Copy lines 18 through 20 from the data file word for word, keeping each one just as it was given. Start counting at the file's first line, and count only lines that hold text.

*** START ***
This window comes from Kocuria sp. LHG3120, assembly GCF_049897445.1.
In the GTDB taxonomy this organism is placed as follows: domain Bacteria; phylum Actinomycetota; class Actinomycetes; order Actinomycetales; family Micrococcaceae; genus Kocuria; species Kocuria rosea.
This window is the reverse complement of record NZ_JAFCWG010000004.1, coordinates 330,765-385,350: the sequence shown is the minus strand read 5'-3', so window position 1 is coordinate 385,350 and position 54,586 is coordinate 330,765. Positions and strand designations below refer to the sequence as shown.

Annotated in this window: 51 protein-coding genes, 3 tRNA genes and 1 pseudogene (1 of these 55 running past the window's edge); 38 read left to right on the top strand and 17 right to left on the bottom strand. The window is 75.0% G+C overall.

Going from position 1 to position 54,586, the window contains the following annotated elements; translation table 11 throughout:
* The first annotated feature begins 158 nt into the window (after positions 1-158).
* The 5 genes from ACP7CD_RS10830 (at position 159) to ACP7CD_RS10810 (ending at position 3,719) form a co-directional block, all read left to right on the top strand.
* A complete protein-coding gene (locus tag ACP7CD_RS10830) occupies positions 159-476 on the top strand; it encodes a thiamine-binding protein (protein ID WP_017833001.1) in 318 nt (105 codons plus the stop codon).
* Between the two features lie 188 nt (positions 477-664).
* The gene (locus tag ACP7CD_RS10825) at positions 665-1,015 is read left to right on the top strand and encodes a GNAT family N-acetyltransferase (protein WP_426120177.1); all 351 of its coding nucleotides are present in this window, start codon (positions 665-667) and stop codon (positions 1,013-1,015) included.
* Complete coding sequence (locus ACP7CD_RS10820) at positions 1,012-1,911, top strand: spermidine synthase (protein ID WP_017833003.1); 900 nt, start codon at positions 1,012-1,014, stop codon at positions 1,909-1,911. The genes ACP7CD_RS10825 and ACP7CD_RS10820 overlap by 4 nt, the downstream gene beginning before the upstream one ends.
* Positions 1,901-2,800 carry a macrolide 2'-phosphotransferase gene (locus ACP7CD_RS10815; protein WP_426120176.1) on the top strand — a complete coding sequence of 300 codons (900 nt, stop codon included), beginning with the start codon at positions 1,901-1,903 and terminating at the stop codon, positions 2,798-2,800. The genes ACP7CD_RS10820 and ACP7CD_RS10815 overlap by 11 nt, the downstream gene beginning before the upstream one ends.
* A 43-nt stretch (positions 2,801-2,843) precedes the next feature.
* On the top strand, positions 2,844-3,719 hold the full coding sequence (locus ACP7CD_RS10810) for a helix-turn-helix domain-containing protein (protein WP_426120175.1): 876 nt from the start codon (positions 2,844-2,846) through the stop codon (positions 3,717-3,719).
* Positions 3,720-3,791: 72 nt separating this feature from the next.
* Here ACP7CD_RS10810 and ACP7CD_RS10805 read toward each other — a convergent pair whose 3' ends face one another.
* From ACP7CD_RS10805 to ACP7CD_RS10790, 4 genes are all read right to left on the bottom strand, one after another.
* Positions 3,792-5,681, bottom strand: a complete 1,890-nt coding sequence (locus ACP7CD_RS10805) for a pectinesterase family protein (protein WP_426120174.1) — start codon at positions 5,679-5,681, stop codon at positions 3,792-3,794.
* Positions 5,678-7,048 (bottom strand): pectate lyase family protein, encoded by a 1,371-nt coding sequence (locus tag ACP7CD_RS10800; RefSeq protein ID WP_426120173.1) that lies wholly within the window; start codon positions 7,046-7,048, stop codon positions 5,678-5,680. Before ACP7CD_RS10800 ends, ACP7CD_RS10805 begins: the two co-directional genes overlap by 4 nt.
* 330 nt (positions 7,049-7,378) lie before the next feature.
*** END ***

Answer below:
* Positions 3,792-5,681, bottom strand: a complete 1,890-nt coding sequence (locus ACP7CD_RS10805) for a pectinesterase family protein (protein WP_426120174.1) — start codon at positions 5,679-5,681, stop codon at positions 3,792-3,794.
* Positions 5,678-7,048 (bottom strand): pectate lyase family protein, encoded by a 1,371-nt coding sequence (locus tag ACP7CD_RS10800; RefSeq protein ID WP_426120173.1) that lies wholly within the window; start codon positions 7,046-7,048, stop codon positions 5,678-5,680. Before ACP7CD_RS10800 ends, ACP7CD_RS10805 begins: the two co-directional genes overlap by 4 nt.
* 330 nt (positions 7,049-7,378) lie before the next feature.